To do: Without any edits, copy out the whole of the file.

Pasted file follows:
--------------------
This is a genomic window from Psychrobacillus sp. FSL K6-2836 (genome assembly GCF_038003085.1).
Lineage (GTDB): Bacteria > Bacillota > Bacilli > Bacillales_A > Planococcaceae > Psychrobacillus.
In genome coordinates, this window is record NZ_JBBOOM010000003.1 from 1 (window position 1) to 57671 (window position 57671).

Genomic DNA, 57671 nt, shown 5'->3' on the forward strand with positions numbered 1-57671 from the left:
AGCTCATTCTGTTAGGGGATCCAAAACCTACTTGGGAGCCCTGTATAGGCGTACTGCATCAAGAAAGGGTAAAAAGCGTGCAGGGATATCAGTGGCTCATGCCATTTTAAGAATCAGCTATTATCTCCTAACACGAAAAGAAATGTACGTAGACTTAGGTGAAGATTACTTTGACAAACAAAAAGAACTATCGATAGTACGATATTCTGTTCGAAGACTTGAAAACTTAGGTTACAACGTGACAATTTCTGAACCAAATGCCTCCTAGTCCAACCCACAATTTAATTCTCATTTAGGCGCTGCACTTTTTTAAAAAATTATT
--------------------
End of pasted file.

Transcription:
This is a genomic window from Psychrobacillus sp. FSL K6-2836 (genome assembly GCF_038003085.1).
Lineage (GTDB): Bacteria > Bacillota > Bacilli > Bacillales_A > Planococcaceae > Psychrobacillus.
In genome coordinates, this window is record NZ_JBBOOM010000003.1 from 1 (window position 1) to 57671 (window position 57671).

Genomic DNA, 57671 nt, shown 5'->3' on the forward strand with positions numbered 1-57671 from the left:
AGCTCATTCTGTTAGGGGATCCAAAACCTACTTGGGAGCCCTGTATAGGCGTACTGCATCAAGAAAGGGTAAAAAGCGTGCAGGGATATCAGTGGCTCATGCCATTTTAAGAATCAGCTATTATCTCCTAACACGAAAAGAAATGTACGTAGACTTAGGTGAAGATTACTTTGACAAACAAAAAGAACTATCGATAGTACGATATTCTGTTCGAAGACTTGAAAACTTAGGTTACAACGTGACAATTTCTGAACCAAATGCCTCCTAGTCCAACCCACAATTTAATTCTCATTTAGGCGCTGCACTTTTTTAAAAAATTATT